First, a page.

Cole McGrath served up some punishment while getting the hang of his reluctantly procured electric powers during Sucker Punch’s inFamous. Usurping the gangs of Empire City, the apparently evil Kessler, and even the US Government, Cole allowed players to choose his destiny over the course of the game.
The original inFamous, for all its peaks and valleys, was a delicate house of cards. It never instilled confidence that its physics engine wouldn’t glitch or that Cole wouldn’t get stuck within geometry, so a careful, methodical approach was required to ensure progress with minimal incident.
The sequel retains that house of cards feel, but Sucker Punch increased the top weight with an extra deck–without reinforcing the support beams.
The same lackluster engine endures, but it at least ensures a smooth transition back into Cole’s shoes. Taking down enemies with his ranged attacks feels as good as ever and a bevy of new powers only adds to the potent superhero badassery the original captured so well.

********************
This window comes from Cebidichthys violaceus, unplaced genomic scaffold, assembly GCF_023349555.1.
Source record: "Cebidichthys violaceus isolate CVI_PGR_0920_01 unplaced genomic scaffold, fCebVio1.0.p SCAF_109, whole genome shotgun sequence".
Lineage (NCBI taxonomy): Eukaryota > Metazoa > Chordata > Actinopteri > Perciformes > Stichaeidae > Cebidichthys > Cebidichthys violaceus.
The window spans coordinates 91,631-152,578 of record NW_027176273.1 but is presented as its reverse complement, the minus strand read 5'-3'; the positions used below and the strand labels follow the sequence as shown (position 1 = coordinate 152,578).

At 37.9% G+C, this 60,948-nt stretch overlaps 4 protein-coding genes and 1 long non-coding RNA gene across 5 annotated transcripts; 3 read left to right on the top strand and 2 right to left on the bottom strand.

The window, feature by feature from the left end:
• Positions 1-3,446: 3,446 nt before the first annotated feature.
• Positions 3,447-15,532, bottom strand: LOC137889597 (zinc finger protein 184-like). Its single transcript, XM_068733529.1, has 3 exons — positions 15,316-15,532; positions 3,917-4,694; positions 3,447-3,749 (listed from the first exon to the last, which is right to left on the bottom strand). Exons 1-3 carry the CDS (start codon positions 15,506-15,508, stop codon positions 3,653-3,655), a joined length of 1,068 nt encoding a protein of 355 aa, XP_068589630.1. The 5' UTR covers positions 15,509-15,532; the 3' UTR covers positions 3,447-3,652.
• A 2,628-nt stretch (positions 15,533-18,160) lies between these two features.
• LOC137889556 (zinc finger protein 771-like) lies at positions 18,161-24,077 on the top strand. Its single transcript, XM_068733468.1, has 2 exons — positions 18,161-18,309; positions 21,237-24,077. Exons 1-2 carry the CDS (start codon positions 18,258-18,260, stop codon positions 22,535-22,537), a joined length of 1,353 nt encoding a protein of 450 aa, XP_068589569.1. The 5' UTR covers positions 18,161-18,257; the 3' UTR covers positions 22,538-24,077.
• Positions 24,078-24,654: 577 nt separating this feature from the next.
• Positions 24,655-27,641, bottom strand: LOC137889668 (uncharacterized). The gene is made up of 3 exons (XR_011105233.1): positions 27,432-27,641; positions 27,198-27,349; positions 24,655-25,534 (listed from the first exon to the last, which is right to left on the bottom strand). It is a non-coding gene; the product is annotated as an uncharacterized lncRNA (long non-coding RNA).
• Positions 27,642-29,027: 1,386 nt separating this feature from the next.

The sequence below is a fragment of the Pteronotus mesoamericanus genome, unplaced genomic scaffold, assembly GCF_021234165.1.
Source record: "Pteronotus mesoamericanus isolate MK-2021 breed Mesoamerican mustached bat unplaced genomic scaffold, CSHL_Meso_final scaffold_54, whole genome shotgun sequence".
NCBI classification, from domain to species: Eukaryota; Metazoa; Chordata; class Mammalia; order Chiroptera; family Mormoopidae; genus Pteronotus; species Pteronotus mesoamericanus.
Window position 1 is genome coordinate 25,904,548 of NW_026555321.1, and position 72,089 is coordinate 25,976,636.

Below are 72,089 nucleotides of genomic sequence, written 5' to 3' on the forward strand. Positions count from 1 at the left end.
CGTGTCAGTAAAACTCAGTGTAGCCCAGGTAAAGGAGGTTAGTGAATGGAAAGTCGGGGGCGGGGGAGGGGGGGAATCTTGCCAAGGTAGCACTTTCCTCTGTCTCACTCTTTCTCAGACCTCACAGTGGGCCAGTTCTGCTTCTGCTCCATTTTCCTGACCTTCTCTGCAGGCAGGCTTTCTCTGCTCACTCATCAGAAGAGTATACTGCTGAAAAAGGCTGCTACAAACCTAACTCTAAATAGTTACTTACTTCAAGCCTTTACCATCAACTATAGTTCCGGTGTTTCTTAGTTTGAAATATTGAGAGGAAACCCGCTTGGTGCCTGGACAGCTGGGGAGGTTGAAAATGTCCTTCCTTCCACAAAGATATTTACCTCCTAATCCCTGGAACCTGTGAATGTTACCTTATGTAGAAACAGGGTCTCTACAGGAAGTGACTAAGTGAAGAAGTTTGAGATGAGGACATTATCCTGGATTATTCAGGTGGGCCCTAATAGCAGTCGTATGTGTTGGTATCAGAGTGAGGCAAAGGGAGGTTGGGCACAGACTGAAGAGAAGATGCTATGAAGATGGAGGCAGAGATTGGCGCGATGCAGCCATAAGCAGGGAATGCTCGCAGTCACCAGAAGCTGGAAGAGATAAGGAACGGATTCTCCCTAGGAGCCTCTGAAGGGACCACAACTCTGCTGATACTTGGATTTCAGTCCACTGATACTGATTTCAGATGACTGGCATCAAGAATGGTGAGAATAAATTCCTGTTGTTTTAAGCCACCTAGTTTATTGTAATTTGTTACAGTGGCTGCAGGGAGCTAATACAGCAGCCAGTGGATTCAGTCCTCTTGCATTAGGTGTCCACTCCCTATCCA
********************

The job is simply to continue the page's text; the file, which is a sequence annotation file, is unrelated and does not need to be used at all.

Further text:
However, Cole’s new melee weapon, the Amp, renders close-ranged combat with multiple baddies almost frustrating enough to warrant a rage quit. The lethargic pace of his swings, combined with his inability to change direction, cancel moves, or dodge in the middle of these attacks, allows ranged enemies easy windows for headshots, rocket fire, or grenade throws, all resulting in his rapid expiration. Either speeding up the Amp swings or keeping the AI from attacking during these lengthy combos is a no-brainer and inFamous 2‘s failure to do so made avoiding all melee essential.
The pile-on effect is most apparent during mid-level boss encounters, which are often scripted within story missions, but can also wreak havoc on a free roam session. These monsters, though few in variation, all share common explosive attacks and grab moves. A direct hit by the former often whips the camera 180-degrees towards Cole’s face, causing extreme disorientation that’s amplified by the accompanying dense smoke and particle effects. Should you survive one of the monsters’ standard attacks, you’d better hope you have full health before they grab you from range. This leads to a restricted button press quick-time event playing out and requires multiple hits on the enemy’s weak point, but if you miss and have medium to low health, it’s always a one-shot kill.